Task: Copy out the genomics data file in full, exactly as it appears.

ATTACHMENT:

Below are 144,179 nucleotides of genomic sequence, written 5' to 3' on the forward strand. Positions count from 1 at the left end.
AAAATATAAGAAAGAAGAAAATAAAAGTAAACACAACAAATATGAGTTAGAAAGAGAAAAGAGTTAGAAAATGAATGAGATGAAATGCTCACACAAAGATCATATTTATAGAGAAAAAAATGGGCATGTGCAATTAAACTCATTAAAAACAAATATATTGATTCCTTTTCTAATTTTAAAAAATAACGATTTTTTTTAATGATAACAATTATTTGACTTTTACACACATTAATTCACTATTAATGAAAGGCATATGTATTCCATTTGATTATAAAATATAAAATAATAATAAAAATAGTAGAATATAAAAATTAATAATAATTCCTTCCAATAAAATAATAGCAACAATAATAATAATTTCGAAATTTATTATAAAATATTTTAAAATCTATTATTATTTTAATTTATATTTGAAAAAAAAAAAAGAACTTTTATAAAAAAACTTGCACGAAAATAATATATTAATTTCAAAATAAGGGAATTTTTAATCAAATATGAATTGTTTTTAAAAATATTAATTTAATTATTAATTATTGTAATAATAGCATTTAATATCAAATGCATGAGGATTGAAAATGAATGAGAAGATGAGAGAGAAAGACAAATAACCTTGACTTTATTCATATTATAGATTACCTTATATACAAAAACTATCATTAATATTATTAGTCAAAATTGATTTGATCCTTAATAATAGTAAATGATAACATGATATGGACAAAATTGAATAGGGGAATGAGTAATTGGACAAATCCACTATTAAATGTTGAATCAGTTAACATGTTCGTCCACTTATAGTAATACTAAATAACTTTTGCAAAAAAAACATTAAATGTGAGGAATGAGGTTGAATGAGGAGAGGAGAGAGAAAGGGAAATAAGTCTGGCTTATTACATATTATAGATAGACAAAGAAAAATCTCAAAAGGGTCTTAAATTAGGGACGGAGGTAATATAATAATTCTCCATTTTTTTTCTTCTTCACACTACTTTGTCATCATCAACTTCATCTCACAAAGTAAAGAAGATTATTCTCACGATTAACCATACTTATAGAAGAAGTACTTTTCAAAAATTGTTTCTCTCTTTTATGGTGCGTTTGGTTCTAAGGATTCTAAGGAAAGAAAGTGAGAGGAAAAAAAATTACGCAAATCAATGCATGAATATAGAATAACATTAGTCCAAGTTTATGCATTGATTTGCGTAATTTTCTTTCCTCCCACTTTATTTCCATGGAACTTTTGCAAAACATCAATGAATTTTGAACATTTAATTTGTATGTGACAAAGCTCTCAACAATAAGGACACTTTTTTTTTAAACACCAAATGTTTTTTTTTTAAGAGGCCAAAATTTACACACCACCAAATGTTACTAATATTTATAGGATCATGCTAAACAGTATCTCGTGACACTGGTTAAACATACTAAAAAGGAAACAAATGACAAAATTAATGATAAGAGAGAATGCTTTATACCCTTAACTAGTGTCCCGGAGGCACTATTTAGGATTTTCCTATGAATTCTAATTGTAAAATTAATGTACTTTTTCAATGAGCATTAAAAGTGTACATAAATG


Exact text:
Below are 144,179 nucleotides of genomic sequence, written 5' to 3' on the forward strand. Positions count from 1 at the left end.
AAAATATAAGAAAGAAGAAAATAAAAGTAAACACAACAAATATGAGTTAGAAAGAGAAAAGAGTTAGAAAATGAATGAGATGAAATGCTCACACAAAGATCATATTTATAGAGAAAAAAATGGGCATGTGCAATTAAACTCATTAAAAACAAATATATTGATTCCTTTTCTAATTTTAAAAAATAACGATTTTTTTTAATGATAACAATTATTTGACTTTTACACACATTAATTCACTATTAATGAAAGGCATATGTATTCCATTTGATTATAAAATATAAAATAATAATAAAAATAGTAGAATATAAAAATTAATAATAATTCCTTCCAATAAAATAATAGCAACAATAATAATAATTTCGAAATTTATTATAAAATATTTTAAAATCTATTATTATTTTAATTTATATTTGAAAAAAAAAAAAGAACTTTTATAAAAAAACTTGCACGAAAATAATATATTAATTTCAAAATAAGGGAATTTTTAATCAAATATGAATTGTTTTTAAAAATATTAATTTAATTATTAATTATTGTAATAATAGCATTTAATATCAAATGCATGAGGATTGAAAATGAATGAGAAGATGAGAGAGAAAGACAAATAACCTTGACTTTATTCATATTATAGATTACCTTATATACAAAAACTATCATTAATATTATTAGTCAAAATTGATTTGATCCTTAATAATAGTAAATGATAACATGATATGGACAAAATTGAATAGGGGAATGAGTAATTGGACAAATCCACTATTAAATGTTGAATCAGTTAACATGTTCGTCCACTTATAGTAATACTAAATAACTTTTGCAAAAAAAACATTAAATGTGAGGAATGAGGTTGAATGAGGAGAGGAGAGAGAAAGGGAAATAAGTCTGGCTTATTACATATTATAGATAGACAAAGAAAAATCTCAAAAGGGTCTTAAATTAGGGACGGAGGTAATATAATAATTCTCCATTTTTTTTCTTCTTCACACTACTTTGTCATCATCAACTTCATCTCACAAAGTAAAGAAGATTATTCTCACGATTAACCATACTTATAGAAGAAGTACTTTTCAAAAATTGTTTCTCTCTTTTATGGTGCGTTTGGTTCTAAGGATTCTAAGGAAAGAAAGTGAGAGGAAAAAAAATTACGCAAATCAATGCATGAATATAGAATAACATTAGTCCAAGTTTATGCATTGATTTGCGTAATTTTCTTTCCTCCCACTTTATTTCCATGGAACTTTTGCAAAACATCAATGAATTTTGAACATTTAATTTGTATGTGACAAAGCTCTCAACAATAAGGACACTTTTTTTTTAAACACCAAATGTTTTTTTTTTAAGAGGCCAAAATTTACACACCACCAAATGTTACTAATATTTATAGGATCATGCTAAACAGTATCTCGTGACACTGGTTAAACATACTAAAAAGGAAACAAATGACAAAATTAATGATAAGAGAGAATGCTTTATACCCTTAACTAGTGTCCCGGAGGCACTATTTAGGATTTTCCTATGAATTCTAATTGTAAAATTAATGTACTTTTTCAATGAGCATTAAAAGTGTACATAAATG